German neo-Nazis take to organic farming
If someone eats organic and/or vegetarian, we tend to make assumptions about their politics. With the notable exception of Glenn Beck, vegan and conservative don’t tend to mix. (And he only lasted three weeks.)
Not so in Germany, where a small but vocal movement of right-wing environmentalists with some creepy ideas about food and purity are farming organic crops. The German Green Party’s Böll foundation published a book about these “brown environmentalists” last year. The New Yorker introduces us to one of them: Helmut Ernst, a corn farmer, activist, and “not a Nazi” but a supporter of other seriously right-wing policies.
“What we’re seeing is a stable right-wing movement in Eastern Germany,” said Hubertus Buchstein, who is a political science professor at the University of Greifswald and one of the book’s authors. “Some of them have started organic farming—it seems to fit the right wing. Now, instead of being militant, a new strategy is to live in the country and sell organic apples. Some are vegan, very strict.”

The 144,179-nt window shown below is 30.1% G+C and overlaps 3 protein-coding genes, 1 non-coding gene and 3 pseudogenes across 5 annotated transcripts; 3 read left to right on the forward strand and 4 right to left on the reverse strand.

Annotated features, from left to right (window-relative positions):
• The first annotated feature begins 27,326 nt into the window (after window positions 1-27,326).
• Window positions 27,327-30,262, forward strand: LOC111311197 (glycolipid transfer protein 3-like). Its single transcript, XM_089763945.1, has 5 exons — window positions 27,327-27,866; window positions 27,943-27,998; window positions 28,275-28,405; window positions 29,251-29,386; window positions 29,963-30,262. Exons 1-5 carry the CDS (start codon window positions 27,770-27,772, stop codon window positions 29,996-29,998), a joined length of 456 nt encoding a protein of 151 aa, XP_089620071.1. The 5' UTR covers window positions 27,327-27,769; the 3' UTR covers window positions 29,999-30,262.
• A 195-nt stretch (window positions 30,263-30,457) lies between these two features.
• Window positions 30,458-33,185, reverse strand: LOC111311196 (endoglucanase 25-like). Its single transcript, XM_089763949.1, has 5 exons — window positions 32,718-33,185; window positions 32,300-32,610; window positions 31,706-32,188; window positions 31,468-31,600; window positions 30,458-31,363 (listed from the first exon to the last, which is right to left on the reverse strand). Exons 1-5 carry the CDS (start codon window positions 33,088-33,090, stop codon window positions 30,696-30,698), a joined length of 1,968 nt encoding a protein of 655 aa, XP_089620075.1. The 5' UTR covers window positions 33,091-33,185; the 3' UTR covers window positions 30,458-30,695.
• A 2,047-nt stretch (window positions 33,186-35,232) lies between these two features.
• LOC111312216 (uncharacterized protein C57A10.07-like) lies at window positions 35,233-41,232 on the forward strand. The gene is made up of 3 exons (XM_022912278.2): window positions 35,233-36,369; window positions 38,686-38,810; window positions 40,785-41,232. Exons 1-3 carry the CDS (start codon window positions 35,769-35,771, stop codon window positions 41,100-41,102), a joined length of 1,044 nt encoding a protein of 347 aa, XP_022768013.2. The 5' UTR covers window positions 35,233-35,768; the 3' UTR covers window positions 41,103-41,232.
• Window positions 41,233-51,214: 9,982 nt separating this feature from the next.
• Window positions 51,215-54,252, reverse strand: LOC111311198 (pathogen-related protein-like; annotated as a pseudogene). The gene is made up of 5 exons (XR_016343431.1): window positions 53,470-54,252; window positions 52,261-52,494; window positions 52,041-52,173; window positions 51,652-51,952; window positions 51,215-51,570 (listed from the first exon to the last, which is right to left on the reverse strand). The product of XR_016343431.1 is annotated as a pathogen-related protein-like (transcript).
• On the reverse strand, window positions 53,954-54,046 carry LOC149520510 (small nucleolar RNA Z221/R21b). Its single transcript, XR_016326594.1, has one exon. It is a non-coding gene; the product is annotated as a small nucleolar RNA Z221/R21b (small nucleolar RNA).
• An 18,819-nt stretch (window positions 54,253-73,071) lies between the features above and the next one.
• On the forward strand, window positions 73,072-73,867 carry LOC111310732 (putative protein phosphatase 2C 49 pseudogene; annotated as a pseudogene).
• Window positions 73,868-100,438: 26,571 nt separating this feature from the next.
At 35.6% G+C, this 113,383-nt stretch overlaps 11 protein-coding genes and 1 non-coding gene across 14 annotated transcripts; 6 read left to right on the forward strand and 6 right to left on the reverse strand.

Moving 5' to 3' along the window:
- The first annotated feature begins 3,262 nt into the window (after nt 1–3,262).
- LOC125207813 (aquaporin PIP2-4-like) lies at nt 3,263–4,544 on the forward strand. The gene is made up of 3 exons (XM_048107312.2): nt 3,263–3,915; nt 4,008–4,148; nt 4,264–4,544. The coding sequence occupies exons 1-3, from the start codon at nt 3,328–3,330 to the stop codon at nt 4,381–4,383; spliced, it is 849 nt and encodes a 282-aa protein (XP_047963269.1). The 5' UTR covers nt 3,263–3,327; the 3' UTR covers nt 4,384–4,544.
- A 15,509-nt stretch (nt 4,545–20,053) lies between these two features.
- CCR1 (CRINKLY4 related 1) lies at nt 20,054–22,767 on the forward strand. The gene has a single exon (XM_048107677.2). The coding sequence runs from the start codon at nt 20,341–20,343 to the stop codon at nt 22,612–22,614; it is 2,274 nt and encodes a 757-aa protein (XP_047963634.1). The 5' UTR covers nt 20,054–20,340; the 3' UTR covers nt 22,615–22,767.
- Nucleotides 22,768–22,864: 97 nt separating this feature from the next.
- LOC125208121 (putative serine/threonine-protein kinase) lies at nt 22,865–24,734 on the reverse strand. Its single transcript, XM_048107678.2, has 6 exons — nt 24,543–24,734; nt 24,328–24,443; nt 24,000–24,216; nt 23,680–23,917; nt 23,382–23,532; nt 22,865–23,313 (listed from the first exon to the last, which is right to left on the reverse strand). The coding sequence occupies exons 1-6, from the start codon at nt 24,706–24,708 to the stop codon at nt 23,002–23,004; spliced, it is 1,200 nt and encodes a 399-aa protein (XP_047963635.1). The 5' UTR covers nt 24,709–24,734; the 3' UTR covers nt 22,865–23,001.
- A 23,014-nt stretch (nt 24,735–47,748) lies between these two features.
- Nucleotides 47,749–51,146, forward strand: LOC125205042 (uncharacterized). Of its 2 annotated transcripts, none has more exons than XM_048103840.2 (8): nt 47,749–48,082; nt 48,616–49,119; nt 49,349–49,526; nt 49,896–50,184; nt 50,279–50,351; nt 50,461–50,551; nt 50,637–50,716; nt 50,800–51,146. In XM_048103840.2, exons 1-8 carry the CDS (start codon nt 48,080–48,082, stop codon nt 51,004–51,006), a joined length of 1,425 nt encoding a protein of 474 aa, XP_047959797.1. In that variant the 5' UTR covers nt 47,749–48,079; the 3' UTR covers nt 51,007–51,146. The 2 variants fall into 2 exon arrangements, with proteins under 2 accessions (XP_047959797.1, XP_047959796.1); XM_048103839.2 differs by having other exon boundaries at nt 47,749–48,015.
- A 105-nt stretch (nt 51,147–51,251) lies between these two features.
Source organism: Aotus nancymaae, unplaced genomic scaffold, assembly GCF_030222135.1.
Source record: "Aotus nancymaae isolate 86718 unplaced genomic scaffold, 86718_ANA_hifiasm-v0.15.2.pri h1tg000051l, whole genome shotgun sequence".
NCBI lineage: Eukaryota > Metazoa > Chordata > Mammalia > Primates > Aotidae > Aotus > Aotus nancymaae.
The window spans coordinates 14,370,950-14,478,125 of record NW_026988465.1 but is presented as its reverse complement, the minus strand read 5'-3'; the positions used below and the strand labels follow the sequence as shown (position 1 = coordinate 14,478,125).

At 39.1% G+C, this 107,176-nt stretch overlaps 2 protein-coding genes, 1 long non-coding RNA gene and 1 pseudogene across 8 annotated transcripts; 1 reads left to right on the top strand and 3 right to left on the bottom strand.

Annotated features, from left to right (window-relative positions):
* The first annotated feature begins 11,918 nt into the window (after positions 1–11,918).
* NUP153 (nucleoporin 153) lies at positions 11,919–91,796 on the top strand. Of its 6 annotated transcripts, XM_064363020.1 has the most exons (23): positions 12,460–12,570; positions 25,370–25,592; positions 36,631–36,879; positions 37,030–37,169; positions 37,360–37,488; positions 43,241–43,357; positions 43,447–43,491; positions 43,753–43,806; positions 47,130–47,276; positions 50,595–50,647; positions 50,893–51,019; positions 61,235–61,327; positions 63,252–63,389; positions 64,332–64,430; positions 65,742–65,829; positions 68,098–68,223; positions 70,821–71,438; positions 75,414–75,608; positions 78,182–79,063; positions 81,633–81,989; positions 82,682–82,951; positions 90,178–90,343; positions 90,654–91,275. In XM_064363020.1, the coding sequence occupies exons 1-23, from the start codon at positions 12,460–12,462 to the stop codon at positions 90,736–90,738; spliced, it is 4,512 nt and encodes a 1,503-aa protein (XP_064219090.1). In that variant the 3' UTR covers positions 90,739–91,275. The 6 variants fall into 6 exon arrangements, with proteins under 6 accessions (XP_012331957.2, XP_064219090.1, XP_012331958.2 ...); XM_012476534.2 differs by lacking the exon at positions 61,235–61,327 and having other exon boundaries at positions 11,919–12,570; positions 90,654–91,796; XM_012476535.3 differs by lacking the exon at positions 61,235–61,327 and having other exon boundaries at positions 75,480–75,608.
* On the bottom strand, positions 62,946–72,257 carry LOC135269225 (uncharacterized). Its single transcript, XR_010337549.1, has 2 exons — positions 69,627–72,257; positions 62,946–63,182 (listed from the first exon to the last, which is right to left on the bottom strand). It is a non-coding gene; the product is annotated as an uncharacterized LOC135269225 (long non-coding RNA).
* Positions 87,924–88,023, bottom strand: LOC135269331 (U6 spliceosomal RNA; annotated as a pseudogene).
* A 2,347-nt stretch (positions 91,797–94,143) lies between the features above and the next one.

As the Böll foundation’s book points out, environmentalism in Germany—an issue that today, while mainstream, is still strongly identified with the left—has deep right-wing roots. Late nineteenth-century “blood and soil” narratives celebrated a racist, often anti-Semitic and socially-Darwinistic picture of the German countryside. The Nazis, who adopted the “blood and soil” idea, were proponents of a quasi-mystical connection between the land and ethnic identity. “Today, neo-Nazis still like to point out that Hitler’s environmental protection laws stayed on the books until the 1970s,” writes the journalist Toralf Staud in “Brown Environmentalists.” Even the Green Party had an extreme right-wing contingent at its founding in 1980.
Other organic farmers stress that this neo-Nazi contingent is “marginal,” but it’s stronger in the East, where about 16 percent of Germans have extreme right-wing views and like their milk hormone-free and, presumably, extra white. Are you feeling pure after reading about this? I am definitely not.
Susie Cagle writes and draws news for Grist. She also writes and draws tweets for
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